Initially discovered in 1938 as a "fertility factor," vitamin E now refers to eight different isoforms that belong to two categories, four saturated analogues (alpha, beta, gamma, and delta) called tocopherols and four unsaturated analogues referred to as tocotrienols. While the tocopherols have been investigated extensively, little is known about the tocotrienols. Very limited studies suggest that both the molecular and therapeutic targets of the tocotrienols are distinct from those of the tocopherols. For instance, suppression of inflammatory transcription factor NF-kappaB, which is closely linked to tumorigenesis and inhibition of HMG-CoA reductase, mammalian DNA polymerases and certain protein tyrosine kinases, is unique to the tocotrienols. This review examines in detail the molecular targets of the tocotrienols and their roles in cancer, bone resorption, diabetes, and cardiovascular and neurological diseases at both preclinical and clinical levels. As disappointment with the therapeutic value of the tocopherols grows, the potential of these novel vitamin E analogues awaits further investigation.

Nicotinic acid treatment shifts the fibrinolytic balance favourably and decreases plasma fibrinogen in hypertriglyceridaemic men

            (Johansson, Egberg et al. 1997) Download

BACKGROUND: Nicotinic acid in gram doses decreases cholesterol and triglyceride concentrations in plasma, but the effect on haemostatic function is not known. METHODS: Twenty-three men with hypertriglyceridaemia were treated with 4 g nicotinic acid daily for 6 weeks. Tests for haemostatic function and serum lipoproteins were performed before and at the end of the period of treatment. RESULTS: Treatment with nicotinic acid had the expected effect on lipoprotein concentrations: it reduced the serum concentrations of triglyceride and the three major density fractions of triglyceride (very low density lipoprotein (VLDL), low density lipoprotein (LDL) and high density lipoprotein (HDL)). The VLDL cholesterol concentration was reduced, but that of HDL cholesterol was increased (all P<0.0001). The lipoprotein(a) (Lp(a)) concentration decreased significantly (P<0.01). The total fibrinolytic activity was increased by nicotinic acid treatment as indicated by decreases in plasminogen activator inhibitor-1 activity from 34.3 to 23.8 U/ml (P<0.01) and in alpha2-antiplasmin activity from 1.10 to 0.97 U/ml (P<0.01). The plasma fibrinogen concentration decreased from 3.55 to 3.01 U/ml (P<0.01). Multvariate analysis showed that the changes in alpha2-antiplasmin and Lp(a) concentrations could explain 53% of the change in plasma fibrinogen, suggesting that increased plasmin mobilization could be responsible for the decrease in plasma fibrinogen. CONCLUSION: This study of hypertriglyceridaemic men has shown that long-term treatment with nicotinic acid not only corrects serum lipoprotein abnormalities, but also reduces the fibrinogen concentration in plasma and stimulates fibrinolysis.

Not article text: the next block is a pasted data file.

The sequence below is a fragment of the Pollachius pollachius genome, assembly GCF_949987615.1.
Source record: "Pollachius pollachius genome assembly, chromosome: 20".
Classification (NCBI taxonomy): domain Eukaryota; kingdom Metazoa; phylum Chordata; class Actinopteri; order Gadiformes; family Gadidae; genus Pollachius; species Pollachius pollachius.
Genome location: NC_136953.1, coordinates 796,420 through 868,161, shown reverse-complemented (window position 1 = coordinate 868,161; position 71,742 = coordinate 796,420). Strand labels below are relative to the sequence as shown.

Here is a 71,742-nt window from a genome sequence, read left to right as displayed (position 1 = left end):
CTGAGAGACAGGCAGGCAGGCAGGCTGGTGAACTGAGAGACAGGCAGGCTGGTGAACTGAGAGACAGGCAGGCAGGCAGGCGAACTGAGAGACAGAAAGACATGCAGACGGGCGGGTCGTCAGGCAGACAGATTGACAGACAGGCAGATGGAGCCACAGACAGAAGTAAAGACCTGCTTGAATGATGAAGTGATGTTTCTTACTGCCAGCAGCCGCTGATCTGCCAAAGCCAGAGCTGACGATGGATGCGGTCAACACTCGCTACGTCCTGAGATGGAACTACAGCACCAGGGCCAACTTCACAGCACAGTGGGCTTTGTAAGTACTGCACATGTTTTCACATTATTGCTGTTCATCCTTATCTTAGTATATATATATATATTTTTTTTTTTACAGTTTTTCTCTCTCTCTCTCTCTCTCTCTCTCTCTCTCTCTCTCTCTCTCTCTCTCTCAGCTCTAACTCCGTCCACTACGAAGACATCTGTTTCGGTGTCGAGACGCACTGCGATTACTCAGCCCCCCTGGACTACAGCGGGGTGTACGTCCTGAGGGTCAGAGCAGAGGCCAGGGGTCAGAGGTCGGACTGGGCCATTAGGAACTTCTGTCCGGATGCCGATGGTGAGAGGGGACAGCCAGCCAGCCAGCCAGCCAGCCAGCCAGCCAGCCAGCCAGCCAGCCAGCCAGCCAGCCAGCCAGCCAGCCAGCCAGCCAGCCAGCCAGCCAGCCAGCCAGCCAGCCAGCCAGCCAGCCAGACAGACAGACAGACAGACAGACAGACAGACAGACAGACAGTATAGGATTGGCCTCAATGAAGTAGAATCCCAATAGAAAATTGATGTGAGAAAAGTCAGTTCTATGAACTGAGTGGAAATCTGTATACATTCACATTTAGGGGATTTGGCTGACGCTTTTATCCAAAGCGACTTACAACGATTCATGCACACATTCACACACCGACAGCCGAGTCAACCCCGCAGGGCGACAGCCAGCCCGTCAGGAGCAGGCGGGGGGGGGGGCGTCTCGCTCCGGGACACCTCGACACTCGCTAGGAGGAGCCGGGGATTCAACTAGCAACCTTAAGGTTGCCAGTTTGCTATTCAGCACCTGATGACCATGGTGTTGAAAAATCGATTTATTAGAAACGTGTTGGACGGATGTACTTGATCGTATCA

Effect of niacin supplementation on fibrinogen levels in patients with peripheral vascular disease

            (Philipp, Cisar et al. 1998) Download

This study demonstrates that niacin supplementation decreases plasma fibrinogen and low-density lipoprotein cholesterol in subjects with peripheral vascular disease randomized to receive niacin, warfarin, antioxidants, or placebo. Changes in fibrinogen levels are highly correlated with changes in low-density lipoprotein cholesterol (r = 0.61; p < 0.009) in subjects taking niacin.


References

Aggarwal, B. B., C. Sundaram, et al. (2010). "Tocotrienols, the vitamin E of the 21st century: Its potential against cancer and other chronic diseases." Biochem Pharmacol.

Johansson, J. O., N. Egberg, et al. (1997). "Nicotinic acid treatment shifts the fibrinolytic balance favourably and decreases plasma fibrinogen in hypertriglyceridaemic men." J Cardiovasc Risk 4(3): 165-71.

Kanellis, P., M. Gagliardi, et al. (2007). "A screen for suppressors of gross chromosomal rearrangements identifies a conserved role for PLP in preventing DNA lesions." PLoS Genet 3(8): e134.

McCormick, D. B. and H. Chen (1999). "Update on interconversions of vitamin B-6 with its coenzyme." J Nutr 129(2): 325-7.

Philipp, C. S., L. A. Cisar, et al. (1998). "Effect of niacin supplementation on fibrinogen levels in patients with peripheral vascular disease." Am J Cardiol 82(5): 697-9, A9.